How to Improve the Current Marketing Strategy - Starbucks

Published: 2021-09-10 08:45:09
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Starbucks Corporation:

How to Improve the Current Marketing Strategy

Robert Gibson

Professor McNabb
March 19, 2007

Starbucks opened in Seattle's Pike Place Market in 1971 with hopes of creating a "third place" between home and work. Starbucks was created to produce premium coffee, while adhering to various core principles during economic growth. "The company has realized that people don't only come for coffee; they come for the atmosphere," (Kembell). Customers are able to socialize, read, study or enjoy music while drinking coffee. Starbucks strategically positions each store with hopes of matching the specific location, helping to create a unique atmosphere. Throughout this paper, I will analyze Starbucks' current domestic and international marketing strategy through SWOT (strengths, weaknesses, opportunities and threats) analysis, to provide new ideas, leading to market segmentation.

Starbucks is a global corporation that sells authentic coffee in 30 countries, reporting revenues of nearly $5.1 billion in 2006 (Starbucks Marketing Plan). The main goal of Starbucks is to embrace diversity by applying the highest standards of excellence. On average, Americans drink 3 cups of coffee per day, though it is hard to make an accurate guess because every customer has their own personal rate. Starbucks strives to perfect the relationship with the working class by making the service as fast as possible. Providing consumers with the option of purchasing brewing equipment such as espresso machines, coffee filters and cleaners, Starbucks can now advertise in residential areas outside of the store.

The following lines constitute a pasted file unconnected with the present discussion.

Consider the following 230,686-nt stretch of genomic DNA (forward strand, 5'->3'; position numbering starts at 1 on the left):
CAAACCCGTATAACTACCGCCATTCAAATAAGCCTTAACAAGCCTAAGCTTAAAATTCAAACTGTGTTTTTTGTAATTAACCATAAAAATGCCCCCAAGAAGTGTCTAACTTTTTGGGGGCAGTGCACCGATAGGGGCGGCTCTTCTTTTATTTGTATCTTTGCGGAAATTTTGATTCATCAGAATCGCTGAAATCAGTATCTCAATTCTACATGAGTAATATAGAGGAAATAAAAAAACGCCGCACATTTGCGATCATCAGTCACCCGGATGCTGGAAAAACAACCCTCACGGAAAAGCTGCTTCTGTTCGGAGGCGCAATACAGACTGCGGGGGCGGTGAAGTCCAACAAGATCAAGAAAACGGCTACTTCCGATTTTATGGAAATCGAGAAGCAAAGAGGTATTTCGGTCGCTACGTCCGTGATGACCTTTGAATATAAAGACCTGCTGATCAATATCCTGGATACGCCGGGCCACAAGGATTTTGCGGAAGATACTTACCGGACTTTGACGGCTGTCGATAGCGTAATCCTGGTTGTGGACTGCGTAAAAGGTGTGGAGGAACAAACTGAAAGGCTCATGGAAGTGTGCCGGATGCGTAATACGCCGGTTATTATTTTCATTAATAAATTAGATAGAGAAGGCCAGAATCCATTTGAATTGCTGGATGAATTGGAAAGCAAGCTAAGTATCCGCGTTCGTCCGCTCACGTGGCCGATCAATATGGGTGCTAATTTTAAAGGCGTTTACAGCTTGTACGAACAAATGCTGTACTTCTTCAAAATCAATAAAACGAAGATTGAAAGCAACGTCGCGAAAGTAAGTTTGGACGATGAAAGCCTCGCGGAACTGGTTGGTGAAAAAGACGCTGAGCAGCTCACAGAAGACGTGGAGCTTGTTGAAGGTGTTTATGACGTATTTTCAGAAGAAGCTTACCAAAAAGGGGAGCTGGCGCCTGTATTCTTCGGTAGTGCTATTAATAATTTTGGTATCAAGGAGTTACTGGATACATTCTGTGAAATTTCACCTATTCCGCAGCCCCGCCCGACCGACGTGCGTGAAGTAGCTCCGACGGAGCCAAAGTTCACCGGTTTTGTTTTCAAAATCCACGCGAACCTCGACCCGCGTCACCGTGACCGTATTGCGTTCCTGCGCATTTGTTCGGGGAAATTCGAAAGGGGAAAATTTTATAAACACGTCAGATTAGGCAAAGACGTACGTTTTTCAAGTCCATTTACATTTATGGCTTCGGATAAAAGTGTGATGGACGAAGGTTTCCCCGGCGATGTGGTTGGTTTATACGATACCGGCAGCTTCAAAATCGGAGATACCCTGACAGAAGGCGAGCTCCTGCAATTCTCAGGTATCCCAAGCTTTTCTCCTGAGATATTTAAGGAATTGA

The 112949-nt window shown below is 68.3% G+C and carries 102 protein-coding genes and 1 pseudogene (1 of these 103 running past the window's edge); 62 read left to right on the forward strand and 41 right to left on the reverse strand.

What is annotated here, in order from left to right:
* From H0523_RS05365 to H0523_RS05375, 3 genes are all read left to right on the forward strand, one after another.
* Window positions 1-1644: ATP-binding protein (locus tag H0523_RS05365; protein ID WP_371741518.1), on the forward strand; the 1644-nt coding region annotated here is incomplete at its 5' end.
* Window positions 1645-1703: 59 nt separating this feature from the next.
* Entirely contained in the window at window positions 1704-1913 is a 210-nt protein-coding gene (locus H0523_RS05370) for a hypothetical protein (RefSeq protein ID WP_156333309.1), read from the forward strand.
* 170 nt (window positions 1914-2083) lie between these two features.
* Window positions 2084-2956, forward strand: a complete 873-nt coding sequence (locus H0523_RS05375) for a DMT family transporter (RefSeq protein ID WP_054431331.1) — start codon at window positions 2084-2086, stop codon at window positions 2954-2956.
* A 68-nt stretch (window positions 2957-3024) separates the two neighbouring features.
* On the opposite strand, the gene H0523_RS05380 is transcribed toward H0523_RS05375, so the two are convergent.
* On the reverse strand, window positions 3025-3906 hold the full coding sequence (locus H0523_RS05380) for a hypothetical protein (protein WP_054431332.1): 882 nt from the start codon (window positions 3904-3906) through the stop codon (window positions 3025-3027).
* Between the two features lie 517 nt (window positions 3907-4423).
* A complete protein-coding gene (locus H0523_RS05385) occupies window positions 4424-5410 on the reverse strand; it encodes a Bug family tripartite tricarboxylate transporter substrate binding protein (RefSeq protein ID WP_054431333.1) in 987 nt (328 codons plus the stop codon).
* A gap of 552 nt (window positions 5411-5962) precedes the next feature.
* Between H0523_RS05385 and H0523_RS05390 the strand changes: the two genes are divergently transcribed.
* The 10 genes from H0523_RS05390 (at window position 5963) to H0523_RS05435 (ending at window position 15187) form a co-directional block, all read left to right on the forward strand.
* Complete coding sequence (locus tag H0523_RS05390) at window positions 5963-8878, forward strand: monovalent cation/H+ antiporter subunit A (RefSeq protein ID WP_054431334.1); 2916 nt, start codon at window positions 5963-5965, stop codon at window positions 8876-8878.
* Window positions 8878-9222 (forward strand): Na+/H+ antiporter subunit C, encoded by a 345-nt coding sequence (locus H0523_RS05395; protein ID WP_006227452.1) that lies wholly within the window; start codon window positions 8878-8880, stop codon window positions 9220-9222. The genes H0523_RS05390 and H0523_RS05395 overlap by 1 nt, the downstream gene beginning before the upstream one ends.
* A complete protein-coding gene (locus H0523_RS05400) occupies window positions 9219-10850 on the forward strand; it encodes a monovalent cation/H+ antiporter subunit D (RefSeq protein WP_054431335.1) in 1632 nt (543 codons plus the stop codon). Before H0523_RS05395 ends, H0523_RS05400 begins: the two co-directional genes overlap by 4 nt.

While McDonald's, Coca-Cola and Nike fill up TV commercial time to a national audience, Starbucks has chosen to take an unconventional approach to marketing. According to Brad Stevens, Starbucks' lead marketing executive, "So much of the relationship with the company exists between you and that barista behind the bar. We haven't been able to conceive of a way for TV advertising to repeat that, to capture the heart and soul of the company," (Allison). Starbucks does however buy holiday-season advertising as well as weekly full page ads in The New York Times, focusing on environmental awareness. In 2005, Starbucks spent $87.7 million on advertising, or 1.4% of revenues. In the same year, Coca-Cola spent $2.5 billion and Nike $1.7 billion on advertising, each about 11% of revenues.

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